How much migration? Some perspectives on the receiving and sending economy


  • Maria Elo


Migration, economy, human capital, talent, brain drain, inequality, systematic approach


Migration and the resulting brain gain, drain, and circulation have been crucial in shaping national economies across the globe. Economic development and migration are interlinked phenomena. Depending on the situation, both outflows and inflows of migration may have positive overall economic effects transferring labour, capital, innovation, entrepreneurship, and investments. However, these benefits remain often one-sided and benefit mainly developed economies. What is the optimal amount of migration, as Collier’s (2013) Exodus discusses, that does not result in economic asymmetries, distortions and inequalities, but enhances economic development and national competitiveness and advances knowledge is a relevant concern that deserves more attention. The concept of virtuous cycles transferring and allocating migratory gains between the sending and receiving economies in a more positive and sustainable way is a promising stream for migration debates, especially in developing and emerging economies. However, the global mobility and out-migration have become critical matters for even several European countries generating new forms of skill and profession-related imbalances and highlighting specific vulnerabilities of local economies. Hence, systemic views are suggested for the debate.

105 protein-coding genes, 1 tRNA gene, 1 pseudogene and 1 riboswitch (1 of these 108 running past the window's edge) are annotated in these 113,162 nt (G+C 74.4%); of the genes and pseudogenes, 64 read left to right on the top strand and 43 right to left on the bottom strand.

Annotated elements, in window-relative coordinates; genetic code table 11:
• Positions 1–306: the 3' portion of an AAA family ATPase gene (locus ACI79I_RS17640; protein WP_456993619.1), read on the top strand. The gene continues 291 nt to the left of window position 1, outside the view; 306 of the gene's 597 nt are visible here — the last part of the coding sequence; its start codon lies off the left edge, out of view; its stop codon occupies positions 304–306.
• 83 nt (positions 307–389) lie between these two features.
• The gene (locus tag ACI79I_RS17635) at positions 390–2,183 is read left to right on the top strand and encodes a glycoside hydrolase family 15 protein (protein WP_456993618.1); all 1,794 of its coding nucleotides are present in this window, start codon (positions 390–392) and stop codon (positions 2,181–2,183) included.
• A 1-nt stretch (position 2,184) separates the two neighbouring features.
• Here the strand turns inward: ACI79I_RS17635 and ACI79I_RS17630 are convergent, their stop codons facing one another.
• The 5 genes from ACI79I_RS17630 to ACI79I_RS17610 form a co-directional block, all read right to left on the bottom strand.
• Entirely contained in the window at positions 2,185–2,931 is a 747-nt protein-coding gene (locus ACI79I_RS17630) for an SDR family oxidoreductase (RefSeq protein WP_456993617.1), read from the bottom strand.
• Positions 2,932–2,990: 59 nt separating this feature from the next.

Elo, M. (2018). How much migration? Some perspectives on the receiving and sending economy. Migration-Muuttoliike, 44(4), 10–14. Noudettu osoitteesta